Negotiating uncertainty: making sense of the student teaching experience
This year long qualitative study unravels the student teacher's journey through student teaching as she gains entry into the classroom of her supervising teacher and begins to understand her own concept of teaching. The study describes how each student teacher gains entry and begins to think about her own understanding of the student teaching experience. Four case studies are constructed from the perspective of each student teacher's personal history and captures her experience of moving from the induction period of student teaching to full participation in teaching. As an observer in the classroom, the student teacher begins to understand her supervising teachers' classroom instruction. As a participant-observer, the student teacher begins to plan the classroom instruction and works with students in small groups. The student teacher, who is successful in developing a relationship with her supervising teacher during this period of induction, gains entry to full participation, and is given an opportunity to explore her own concept of teaching. The student teacher who experiences difficulty in developing a relationship with her supervising teacher is relegated to a participant-observer role and is unable to engage in the full range of teaching opportunities in the classroom.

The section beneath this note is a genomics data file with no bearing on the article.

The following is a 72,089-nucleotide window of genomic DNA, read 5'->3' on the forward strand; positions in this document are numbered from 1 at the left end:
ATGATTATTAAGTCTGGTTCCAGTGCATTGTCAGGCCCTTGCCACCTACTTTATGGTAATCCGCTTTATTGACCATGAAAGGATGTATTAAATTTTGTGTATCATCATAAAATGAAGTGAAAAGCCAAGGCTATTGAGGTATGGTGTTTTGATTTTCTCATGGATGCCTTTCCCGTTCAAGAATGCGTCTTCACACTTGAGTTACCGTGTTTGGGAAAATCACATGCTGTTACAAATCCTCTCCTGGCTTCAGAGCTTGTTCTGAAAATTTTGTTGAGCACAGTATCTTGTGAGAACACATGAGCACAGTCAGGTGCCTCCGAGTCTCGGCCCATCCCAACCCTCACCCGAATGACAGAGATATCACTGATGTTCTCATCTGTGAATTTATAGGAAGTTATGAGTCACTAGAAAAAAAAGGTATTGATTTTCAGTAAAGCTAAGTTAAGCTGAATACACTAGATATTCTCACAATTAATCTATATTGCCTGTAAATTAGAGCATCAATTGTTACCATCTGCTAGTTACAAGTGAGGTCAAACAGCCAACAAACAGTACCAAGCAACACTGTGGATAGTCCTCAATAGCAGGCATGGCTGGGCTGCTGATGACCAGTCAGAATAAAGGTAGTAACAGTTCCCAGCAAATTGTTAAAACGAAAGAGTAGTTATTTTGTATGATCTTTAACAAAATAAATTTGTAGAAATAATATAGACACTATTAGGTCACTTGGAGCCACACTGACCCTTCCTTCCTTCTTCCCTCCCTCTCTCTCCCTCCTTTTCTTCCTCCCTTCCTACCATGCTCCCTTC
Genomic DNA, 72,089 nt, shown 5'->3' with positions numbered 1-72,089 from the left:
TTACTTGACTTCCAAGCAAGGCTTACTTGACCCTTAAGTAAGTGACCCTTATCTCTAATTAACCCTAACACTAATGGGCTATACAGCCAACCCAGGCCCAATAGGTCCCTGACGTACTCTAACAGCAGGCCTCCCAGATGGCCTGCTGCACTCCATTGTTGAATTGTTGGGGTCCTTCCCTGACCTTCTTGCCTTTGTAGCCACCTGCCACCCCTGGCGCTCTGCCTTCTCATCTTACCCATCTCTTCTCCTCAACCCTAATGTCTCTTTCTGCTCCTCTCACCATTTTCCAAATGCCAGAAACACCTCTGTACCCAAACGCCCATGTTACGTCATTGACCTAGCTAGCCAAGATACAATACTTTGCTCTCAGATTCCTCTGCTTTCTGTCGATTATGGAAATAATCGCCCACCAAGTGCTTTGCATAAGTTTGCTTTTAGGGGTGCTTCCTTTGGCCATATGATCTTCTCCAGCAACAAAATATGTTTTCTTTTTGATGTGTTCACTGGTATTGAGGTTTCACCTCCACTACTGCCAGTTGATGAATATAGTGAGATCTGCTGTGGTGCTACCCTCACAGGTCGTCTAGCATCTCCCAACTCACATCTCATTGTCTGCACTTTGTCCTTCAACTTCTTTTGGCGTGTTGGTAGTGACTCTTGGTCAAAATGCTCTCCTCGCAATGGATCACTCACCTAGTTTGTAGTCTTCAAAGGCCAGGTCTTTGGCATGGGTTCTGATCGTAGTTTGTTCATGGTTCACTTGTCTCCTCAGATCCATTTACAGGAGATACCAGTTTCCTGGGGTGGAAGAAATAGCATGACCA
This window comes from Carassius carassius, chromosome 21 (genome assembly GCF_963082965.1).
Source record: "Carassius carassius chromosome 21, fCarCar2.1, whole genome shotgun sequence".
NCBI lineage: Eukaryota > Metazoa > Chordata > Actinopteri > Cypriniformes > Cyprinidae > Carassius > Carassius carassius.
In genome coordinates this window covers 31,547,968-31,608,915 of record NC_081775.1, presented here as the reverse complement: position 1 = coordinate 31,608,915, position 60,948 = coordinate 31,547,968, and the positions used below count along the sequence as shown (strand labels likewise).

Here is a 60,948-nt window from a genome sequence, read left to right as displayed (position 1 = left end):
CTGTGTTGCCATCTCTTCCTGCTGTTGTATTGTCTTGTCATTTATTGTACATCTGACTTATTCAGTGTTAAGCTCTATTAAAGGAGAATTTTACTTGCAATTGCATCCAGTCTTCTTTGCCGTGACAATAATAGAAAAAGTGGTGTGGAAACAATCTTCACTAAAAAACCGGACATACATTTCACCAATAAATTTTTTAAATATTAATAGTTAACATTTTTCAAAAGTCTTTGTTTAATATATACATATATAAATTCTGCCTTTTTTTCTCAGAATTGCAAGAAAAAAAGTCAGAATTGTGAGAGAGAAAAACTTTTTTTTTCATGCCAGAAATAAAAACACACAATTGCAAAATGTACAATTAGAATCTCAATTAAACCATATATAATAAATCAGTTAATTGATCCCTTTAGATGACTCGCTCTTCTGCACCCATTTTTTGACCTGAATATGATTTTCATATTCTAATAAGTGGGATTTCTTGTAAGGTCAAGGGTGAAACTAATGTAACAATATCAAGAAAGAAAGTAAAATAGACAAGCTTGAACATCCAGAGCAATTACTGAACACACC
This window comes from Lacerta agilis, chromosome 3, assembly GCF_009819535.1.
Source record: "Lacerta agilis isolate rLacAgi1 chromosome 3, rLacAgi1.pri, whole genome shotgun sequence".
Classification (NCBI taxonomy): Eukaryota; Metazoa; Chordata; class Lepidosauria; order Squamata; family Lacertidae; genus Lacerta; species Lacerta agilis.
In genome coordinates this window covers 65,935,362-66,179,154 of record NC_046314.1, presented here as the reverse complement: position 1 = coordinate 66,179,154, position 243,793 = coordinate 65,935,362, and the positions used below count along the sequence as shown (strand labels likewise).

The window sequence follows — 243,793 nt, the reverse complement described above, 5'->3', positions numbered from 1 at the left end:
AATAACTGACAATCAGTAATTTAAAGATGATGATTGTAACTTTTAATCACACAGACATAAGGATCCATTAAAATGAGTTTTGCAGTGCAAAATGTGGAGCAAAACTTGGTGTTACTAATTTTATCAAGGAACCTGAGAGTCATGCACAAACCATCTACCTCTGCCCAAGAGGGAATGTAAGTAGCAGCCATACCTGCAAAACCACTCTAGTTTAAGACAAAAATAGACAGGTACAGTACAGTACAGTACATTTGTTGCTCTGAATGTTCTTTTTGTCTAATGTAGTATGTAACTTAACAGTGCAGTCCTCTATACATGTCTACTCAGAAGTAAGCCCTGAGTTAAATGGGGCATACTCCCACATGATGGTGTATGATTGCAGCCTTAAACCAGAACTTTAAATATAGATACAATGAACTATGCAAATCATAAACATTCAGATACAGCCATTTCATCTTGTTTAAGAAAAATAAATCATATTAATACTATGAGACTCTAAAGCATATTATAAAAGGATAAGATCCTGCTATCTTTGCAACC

During the student teaching experience, the student teacher operates in a remarkably uncertain environment as she engages in the two-sided challenge of learning to student teach and teach at the same time. To make sense of the experience, the student teacher acquires strategies such as observing, initiating instruction, engaging in conversation with others, learning to teach through trial and error, and being responsive to the needs of the students in the classroom. A successful student teaching experience is achieved when the student teacher negotiates entry into the supervising teacher's classroom and spends time exploring her own concept of teaching. This negotiation depends on a complex interaction of factors that are often not adequately addressed by the structure inherent in the field placement.